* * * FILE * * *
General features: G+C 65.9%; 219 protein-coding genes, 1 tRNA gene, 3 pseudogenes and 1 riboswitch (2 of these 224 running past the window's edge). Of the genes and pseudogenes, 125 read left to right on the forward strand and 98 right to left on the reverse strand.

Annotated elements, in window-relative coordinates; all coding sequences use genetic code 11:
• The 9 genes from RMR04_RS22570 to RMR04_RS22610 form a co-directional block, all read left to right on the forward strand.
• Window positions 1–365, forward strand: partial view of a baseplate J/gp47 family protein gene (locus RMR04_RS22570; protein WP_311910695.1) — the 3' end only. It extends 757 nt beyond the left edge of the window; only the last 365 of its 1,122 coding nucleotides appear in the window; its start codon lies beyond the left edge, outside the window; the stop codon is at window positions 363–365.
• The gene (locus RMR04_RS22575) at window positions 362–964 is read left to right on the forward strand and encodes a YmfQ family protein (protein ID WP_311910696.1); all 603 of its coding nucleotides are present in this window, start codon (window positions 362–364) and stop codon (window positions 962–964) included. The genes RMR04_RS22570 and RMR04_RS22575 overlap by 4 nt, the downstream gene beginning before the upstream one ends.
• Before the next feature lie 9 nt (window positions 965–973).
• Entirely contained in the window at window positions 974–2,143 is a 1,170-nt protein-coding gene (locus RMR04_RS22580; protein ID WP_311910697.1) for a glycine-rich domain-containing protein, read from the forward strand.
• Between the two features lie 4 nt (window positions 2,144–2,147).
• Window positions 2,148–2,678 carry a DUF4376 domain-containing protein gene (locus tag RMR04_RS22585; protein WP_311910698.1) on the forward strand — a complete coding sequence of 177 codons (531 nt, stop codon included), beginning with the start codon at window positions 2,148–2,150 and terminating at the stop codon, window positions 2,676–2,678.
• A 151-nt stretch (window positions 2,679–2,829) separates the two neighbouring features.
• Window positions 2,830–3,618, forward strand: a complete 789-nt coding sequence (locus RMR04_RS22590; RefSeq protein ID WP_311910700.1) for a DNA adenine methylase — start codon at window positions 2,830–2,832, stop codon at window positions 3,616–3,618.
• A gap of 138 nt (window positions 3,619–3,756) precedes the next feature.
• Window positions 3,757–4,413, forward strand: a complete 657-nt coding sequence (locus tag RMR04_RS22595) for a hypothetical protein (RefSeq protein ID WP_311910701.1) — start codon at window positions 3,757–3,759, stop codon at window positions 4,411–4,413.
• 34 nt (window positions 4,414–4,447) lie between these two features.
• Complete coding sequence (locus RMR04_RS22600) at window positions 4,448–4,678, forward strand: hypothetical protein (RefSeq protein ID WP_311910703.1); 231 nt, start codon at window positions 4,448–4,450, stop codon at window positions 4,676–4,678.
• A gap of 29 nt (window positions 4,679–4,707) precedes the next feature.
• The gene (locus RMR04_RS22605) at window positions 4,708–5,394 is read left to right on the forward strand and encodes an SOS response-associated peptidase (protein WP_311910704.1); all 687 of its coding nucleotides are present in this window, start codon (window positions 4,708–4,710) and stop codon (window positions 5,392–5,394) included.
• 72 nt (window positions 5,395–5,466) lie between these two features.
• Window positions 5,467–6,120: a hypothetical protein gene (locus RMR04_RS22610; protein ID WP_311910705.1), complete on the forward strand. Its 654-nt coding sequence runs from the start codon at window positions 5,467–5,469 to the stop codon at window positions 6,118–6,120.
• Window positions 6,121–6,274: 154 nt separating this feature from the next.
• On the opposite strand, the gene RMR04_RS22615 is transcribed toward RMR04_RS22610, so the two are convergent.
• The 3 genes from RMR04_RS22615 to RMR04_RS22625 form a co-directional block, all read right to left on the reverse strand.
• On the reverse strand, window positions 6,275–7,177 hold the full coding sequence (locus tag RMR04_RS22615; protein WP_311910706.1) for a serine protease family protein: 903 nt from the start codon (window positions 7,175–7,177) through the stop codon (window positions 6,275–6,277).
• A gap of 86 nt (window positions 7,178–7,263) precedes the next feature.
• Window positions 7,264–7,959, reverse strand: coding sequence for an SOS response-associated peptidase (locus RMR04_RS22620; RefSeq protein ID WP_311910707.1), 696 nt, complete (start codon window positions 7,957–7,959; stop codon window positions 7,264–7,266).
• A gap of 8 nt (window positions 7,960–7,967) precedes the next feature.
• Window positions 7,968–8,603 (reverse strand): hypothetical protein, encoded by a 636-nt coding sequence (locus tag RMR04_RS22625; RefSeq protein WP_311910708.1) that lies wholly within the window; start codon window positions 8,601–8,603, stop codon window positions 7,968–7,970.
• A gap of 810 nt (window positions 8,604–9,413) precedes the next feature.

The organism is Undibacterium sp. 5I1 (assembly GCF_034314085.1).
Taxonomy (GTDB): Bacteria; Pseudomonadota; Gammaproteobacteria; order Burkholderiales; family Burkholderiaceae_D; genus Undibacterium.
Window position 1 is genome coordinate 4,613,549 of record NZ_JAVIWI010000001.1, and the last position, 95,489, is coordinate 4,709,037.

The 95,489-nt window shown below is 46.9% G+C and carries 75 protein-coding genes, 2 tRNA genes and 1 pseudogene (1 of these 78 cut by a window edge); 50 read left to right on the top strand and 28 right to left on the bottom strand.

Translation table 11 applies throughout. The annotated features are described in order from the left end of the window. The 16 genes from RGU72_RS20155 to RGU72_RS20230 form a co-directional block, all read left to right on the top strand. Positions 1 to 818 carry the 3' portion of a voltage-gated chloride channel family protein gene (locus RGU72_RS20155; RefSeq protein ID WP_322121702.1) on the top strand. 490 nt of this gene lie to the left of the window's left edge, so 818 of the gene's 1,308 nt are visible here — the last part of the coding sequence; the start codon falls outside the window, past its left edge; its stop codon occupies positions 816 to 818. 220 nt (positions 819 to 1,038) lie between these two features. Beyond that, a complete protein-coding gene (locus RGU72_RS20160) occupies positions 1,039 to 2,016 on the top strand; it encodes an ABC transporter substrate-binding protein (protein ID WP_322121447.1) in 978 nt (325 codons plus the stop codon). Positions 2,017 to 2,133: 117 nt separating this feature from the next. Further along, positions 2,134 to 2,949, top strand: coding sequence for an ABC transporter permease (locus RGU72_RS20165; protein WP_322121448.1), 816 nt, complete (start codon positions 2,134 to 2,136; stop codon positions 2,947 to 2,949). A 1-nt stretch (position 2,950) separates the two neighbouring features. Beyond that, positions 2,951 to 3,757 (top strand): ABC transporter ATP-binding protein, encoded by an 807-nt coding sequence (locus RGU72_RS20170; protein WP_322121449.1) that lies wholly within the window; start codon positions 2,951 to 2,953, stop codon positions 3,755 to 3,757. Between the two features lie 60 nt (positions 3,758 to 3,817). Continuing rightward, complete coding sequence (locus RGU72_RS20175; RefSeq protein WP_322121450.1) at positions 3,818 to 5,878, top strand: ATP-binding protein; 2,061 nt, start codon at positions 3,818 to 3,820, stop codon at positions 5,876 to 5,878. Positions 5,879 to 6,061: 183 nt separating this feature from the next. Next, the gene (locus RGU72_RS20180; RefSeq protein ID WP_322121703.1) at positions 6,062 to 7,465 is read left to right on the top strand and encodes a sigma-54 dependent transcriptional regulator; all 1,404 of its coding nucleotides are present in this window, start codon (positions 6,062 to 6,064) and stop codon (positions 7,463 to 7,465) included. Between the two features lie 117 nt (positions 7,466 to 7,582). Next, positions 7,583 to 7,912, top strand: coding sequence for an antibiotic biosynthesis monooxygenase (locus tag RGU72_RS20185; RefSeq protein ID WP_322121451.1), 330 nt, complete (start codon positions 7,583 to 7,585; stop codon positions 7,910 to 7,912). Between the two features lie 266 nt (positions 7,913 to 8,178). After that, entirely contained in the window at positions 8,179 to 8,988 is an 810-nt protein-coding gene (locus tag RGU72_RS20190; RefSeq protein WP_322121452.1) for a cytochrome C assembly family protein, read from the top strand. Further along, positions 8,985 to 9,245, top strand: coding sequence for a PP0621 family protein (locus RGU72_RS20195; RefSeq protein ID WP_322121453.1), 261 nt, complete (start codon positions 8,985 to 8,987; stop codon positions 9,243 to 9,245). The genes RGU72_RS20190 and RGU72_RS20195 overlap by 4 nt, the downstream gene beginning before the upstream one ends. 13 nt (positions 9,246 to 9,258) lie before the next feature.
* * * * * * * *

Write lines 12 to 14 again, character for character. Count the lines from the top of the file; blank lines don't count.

• A gap of 138 nt (window positions 3,619–3,756) precedes the next feature.
• Window positions 3,757–4,413, forward strand: a complete 657-nt coding sequence (locus tag RMR04_RS22595) for a hypothetical protein (RefSeq protein ID WP_311910701.1) — start codon at window positions 3,757–3,759, stop codon at window positions 4,411–4,413.
• 34 nt (window positions 4,414–4,447) lie between these two features.